Health: the borough has adequate health facilities to provide its huge population with adequate care. Hospitals, dispensaries and mortuaries are either public or private, public institutions are run and managed by the New York City department of health while private institutions are run by private businessmen but under the strict guidance of the very department. The measures placed by the department are aimed at safeguarding the health of the general public from quarks who would masquerade as health practitioners. Every health practitioner in the region such as nurses, doctors, physicians, or even chemists, gets certifications from the department and for those venturing into the private sector, a license of operation must be sought (Alexander, 2010).

General health status: a majority of people in the region just like in several other American urban centers suffer from lifestyle-related complications. Such diseases as cancer, obesity cirrhosis account for a majority of deaths in the region. The economy requires lots of commitments from the workforce, this is a fact that has made most of the residents here (53%) have more than one job at a go. Choosing to forego recreation is thus a major cause of the conditions. However, to effectively manage their health, a portion of the city residents choose such elementary forms of exercise as walking to and from work, opting for the staircases and spending some time off doing road work.

Below is a chart indicating the kinds of health complications suffered by a majority of the residents of the borough (52.3%).

 the kinds of health complications suffered by a majority of the residents of the borough (52.3%).

Insurance status: on average, 94% of the population of the state of New York City have medical and life policies, more than 50% of these are in the borough of Queens. The cost of treatment is high even though there are several health care institutions because almost all of the institutions promise high-quality services. To mitigate this, life policies are the most effective ways of ensuring that one gets effective and timely medical care at lower rates. The policies are also a way of providing social security in case of the demise of a breadwinner in the family (Fogel, & Woods, 2008).

Mortality: most of the deaths are caused by lifestyle-related complications. The pattern of the deaths is systematically consisting in the fact that more of the old are dying more often than the young. Accidents are rare and the average life span of a person in this borough is sixty-five for males and seventy-five years for females.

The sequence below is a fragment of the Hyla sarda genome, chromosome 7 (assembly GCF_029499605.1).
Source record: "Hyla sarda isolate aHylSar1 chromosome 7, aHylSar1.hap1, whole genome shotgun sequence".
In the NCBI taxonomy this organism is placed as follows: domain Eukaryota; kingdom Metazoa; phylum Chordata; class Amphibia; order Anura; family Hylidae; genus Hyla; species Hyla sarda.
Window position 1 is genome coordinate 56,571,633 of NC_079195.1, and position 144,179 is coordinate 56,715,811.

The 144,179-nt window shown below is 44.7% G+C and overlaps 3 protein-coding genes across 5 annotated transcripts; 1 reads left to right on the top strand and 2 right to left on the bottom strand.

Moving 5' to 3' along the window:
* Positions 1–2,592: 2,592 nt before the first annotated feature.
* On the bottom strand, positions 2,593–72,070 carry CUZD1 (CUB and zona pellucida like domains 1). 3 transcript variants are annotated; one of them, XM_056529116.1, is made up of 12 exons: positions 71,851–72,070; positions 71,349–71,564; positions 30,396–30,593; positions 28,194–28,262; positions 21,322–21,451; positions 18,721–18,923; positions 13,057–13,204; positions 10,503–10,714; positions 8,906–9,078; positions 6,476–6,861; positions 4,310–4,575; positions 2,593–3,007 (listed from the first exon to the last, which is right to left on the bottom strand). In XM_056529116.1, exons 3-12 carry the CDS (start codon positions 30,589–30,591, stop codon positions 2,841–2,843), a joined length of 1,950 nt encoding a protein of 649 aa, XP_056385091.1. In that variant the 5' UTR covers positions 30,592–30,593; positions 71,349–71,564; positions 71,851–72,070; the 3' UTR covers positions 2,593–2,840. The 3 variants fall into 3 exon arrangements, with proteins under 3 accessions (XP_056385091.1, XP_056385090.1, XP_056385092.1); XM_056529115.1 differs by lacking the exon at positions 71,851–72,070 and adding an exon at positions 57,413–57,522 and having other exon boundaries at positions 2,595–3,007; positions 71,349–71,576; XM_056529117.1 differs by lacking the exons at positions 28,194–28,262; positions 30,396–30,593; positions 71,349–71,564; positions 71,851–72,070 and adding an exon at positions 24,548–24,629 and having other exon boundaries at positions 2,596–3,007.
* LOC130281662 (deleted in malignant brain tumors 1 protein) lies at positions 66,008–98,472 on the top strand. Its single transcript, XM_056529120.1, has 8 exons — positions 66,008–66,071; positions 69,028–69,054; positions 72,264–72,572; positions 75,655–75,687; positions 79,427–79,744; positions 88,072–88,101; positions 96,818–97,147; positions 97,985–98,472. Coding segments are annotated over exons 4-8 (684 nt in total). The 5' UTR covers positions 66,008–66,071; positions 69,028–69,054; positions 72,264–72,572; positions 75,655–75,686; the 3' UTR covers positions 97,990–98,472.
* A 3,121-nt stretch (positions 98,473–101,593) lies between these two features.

Community Health Assessment: Queens

Obesity and HIV testing: HIV prevalence is low rating averagely at 1.24% and a zero percent mother-to-child transmission at birth. The costs of the life-prolonging drugs are low and as a result of the readily available access, an HIV-infected person can live for an additional sixty years. There are no deaths reported that result from HIV-related complications (Alexander, 2010).

In summary, the borough of Queens is one of the most progressive out of the five. It is an all-inclusive city with the capacity to expand even more. The borough has diversities of culture, race and religion all of which, consequently, does not affect the integration of its people. The industries continue to expand thereby offering more jobs to the American population. It is a tourist destination and an academic center; it has outlived all the stereotypes of the past racial prejudices and has become a magnificent modern-day metropolis.

References

Alexander, L. L. (2010). New dimensions in women’s health. Sudbury, Mass: Jones and Bartlett Publishers.

Fogel, C. I., & Woods, N. F. (2008). Women’s health care in advanced practice nursing. New York: Springer Pub.

Ricci, S. S., & Kyle, T. (2009). Maternity and pediatric nursing. Philadelphia: Wolters Kluwer Health/Lippincott Williams & Wilkins.